And let’s get one other lie out in the open. In at least one of the stories that aired, it was stated by the reporter that for an adult title to pass First Amendment standards there has to be any sort of plotline. That’s not the case. The Supreme Court has ruled that the law is what’s vaguely termed “local standards”, and it’s because of this ruling that porn companies cannot distribute their materials to a handful of states. If the plot rule was indeed true, every porn company and video store would be busted for what’s erroneously called “amateur” porn. Plus, given the current state of pop culture, I would have every theater that shows Lindsay Lohan movies arrested for the no plot rule.
Look, if adult material is not your type of thing don’t watch it. You have every right to personally boycott any company that you wish for any reason. I boycott companies just because I hate their commercials. But how dare anybody tell me what I can’t enjoy in the privacy of my home, and I particularly have no interest in the opinions of people who don’t even live here. There’s also no doubt in my mind that these people will never be happy. Give them this victory, and they’ll move on to HBO, R-rated movies, video games, and the boogeymen that kept them in business for the last 50 years, rock ‘n’ roll. I will never give up Taylor Rain, Teagan Presley…or the Stooges and Sex Pistols.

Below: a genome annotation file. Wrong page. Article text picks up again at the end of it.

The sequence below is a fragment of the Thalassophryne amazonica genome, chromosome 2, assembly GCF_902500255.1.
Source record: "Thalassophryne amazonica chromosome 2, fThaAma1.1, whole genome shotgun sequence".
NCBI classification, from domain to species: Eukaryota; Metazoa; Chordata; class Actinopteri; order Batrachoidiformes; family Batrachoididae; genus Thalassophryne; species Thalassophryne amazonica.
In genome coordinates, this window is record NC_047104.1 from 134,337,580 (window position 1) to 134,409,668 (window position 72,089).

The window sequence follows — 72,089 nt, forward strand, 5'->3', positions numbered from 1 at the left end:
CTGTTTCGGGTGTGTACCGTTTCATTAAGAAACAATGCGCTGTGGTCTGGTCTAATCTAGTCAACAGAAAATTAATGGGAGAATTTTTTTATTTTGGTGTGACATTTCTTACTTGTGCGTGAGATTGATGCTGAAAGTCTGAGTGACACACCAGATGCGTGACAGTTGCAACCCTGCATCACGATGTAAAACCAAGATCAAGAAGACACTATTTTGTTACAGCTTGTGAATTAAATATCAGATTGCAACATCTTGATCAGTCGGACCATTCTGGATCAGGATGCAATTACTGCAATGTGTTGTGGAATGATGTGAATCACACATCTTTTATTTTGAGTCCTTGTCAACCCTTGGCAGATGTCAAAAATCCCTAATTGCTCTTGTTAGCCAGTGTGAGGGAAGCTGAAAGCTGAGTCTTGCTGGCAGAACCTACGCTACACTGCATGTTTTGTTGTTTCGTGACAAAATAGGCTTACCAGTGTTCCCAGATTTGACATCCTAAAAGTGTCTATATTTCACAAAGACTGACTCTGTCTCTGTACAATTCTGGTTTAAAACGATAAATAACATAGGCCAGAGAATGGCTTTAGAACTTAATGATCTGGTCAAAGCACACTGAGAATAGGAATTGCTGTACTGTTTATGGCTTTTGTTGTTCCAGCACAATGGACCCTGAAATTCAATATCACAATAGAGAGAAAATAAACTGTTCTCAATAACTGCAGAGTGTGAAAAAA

Anonymous said…
The only thing these people are interested in is controlling your life so they can take your money. I have dealt with these people on several occasions and they are the most immoral corrupt individuals I have ever met. They are more like the Bakers and surely not true Christians. If these radical groups are concerned about “Desensitizing”, maybe they should do something about the Iraq war. I don’t know anyone who has not become desensitized regarding this ongoing debacle.
Anonymous said…
I agree with the comment that these people will never be happy. I don't understand why they feel the need to fixate on something that they don't need to see if they don't want to. There are many more important issues going on in the world that they should be fighting for. I'm tired of people thinking they know what's best for everyone else.
Anonymous said…
Hey I agree with your comments and abhor censorship ... just wanted to make a point of clarification ... LodgeNet, which is a major SF employer, has just over 500 employees, not 1500.